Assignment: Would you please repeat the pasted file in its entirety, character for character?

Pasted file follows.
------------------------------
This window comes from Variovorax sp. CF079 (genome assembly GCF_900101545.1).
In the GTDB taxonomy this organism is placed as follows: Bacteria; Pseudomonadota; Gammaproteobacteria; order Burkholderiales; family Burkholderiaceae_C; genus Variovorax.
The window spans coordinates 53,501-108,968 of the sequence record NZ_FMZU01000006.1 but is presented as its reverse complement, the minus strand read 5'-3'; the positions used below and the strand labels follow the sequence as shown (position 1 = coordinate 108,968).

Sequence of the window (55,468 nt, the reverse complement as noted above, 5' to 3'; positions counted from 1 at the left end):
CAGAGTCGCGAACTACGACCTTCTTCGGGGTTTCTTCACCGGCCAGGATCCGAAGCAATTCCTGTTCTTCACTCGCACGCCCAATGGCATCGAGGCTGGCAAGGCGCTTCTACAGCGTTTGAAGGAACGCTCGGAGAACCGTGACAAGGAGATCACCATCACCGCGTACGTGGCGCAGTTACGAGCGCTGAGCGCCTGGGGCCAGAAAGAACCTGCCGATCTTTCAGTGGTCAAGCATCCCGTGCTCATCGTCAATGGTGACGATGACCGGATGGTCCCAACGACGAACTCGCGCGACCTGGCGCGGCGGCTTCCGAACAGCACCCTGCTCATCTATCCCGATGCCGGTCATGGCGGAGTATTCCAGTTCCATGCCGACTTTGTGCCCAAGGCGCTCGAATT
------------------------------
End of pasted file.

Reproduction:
This window comes from Variovorax sp. CF079 (genome assembly GCF_900101545.1).
In the GTDB taxonomy this organism is placed as follows: Bacteria; Pseudomonadota; Gammaproteobacteria; order Burkholderiales; family Burkholderiaceae_C; genus Variovorax.
The window spans coordinates 53,501-108,968 of the sequence record NZ_FMZU01000006.1 but is presented as its reverse complement, the minus strand read 5'-3'; the positions used below and the strand labels follow the sequence as shown (position 1 = coordinate 108,968).

Sequence of the window (55,468 nt, the reverse complement as noted above, 5' to 3'; positions counted from 1 at the left end):
CAGAGTCGCGAACTACGACCTTCTTCGGGGTTTCTTCACCGGCCAGGATCCGAAGCAATTCCTGTTCTTCACTCGCACGCCCAATGGCATCGAGGCTGGCAAGGCGCTTCTACAGCGTTTGAAGGAACGCTCGGAGAACCGTGACAAGGAGATCACCATCACCGCGTACGTGGCGCAGTTACGAGCGCTGAGCGCCTGGGGCCAGAAAGAACCTGCCGATCTTTCAGTGGTCAAGCATCCCGTGCTCATCGTCAATGGTGACGATGACCGGATGGTCCCAACGACGAACTCGCGCGACCTGGCGCGGCGGCTTCCGAACAGCACCCTGCTCATCTATCCCGATGCCGGTCATGGCGGAGTATTCCAGTTCCATGCCGACTTTGTGCCCAAGGCGCTCGAATT